Nortel Networks (NYSE: NT)dropped 69 U.S. cents to $14.53 in morning trading Friday, after theCanadian telecommunications company said it is beginning the search for asuccessor to its chief executive officer John Roth, who plans to retire next year.
Nortel also said its chief operating officer willnot return after a medical leave is up. COO Clarence J. Chandran began an expected 6- to 12-month medical leave in March to recuperate from surgery for injuriessustained in a 1997 stabbing attack in Singapore. Chandran said Friday thathis doctors told him he needed more time to recover, and he decided the”responsible course” of action would be to resign.
President and CEO Roth said he plans to retire inApril 2002 and the company will “immediately” begin a search for a new CEO.Roth has been handling day-to-day operations since Chandran began his leave.
“Since Clarence is no longer available in our succession planning, I’ll beworking with our board of directors to undertake a search for my successor,”said Roth. “Our priority is to have my successor in place well before Iretire to ensure a smooth and orderly transition.”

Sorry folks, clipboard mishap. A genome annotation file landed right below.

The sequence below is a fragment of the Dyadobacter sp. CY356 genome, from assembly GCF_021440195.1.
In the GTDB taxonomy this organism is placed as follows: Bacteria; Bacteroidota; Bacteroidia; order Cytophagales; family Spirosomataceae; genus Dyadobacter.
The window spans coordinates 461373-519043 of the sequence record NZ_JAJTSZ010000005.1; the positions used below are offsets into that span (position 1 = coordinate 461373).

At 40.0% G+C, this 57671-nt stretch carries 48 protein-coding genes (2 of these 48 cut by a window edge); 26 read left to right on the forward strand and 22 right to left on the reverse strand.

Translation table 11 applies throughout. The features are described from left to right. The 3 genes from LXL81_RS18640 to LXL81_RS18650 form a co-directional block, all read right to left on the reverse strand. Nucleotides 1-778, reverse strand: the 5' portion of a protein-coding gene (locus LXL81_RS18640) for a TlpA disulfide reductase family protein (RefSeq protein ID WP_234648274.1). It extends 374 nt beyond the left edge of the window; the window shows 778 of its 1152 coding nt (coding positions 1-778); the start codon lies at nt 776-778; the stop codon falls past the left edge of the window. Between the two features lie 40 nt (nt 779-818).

Chandran’s departure comes as Nortel struggles to deal with a sluggisheconomy. In April, the company reported a quarterly loss and said it would reduce its workforce by 20,000 betweenthe end of last year and the middle of this year.
Nortel, based in Toronto, Canada, posted a net loss of $2.58 billion, or82 cents per share, in the first quarter ended March 31st. Revenue slippedto $6.18 billion from $6.32 billion in the same period last year.
“The lack of available funding from the capital markets, high debt levels atmany service providers and the compounding effect of the U.S. economicdownturn and its impact on other regions will continue to constrain capitalspending by service providers,” Roth said at the time.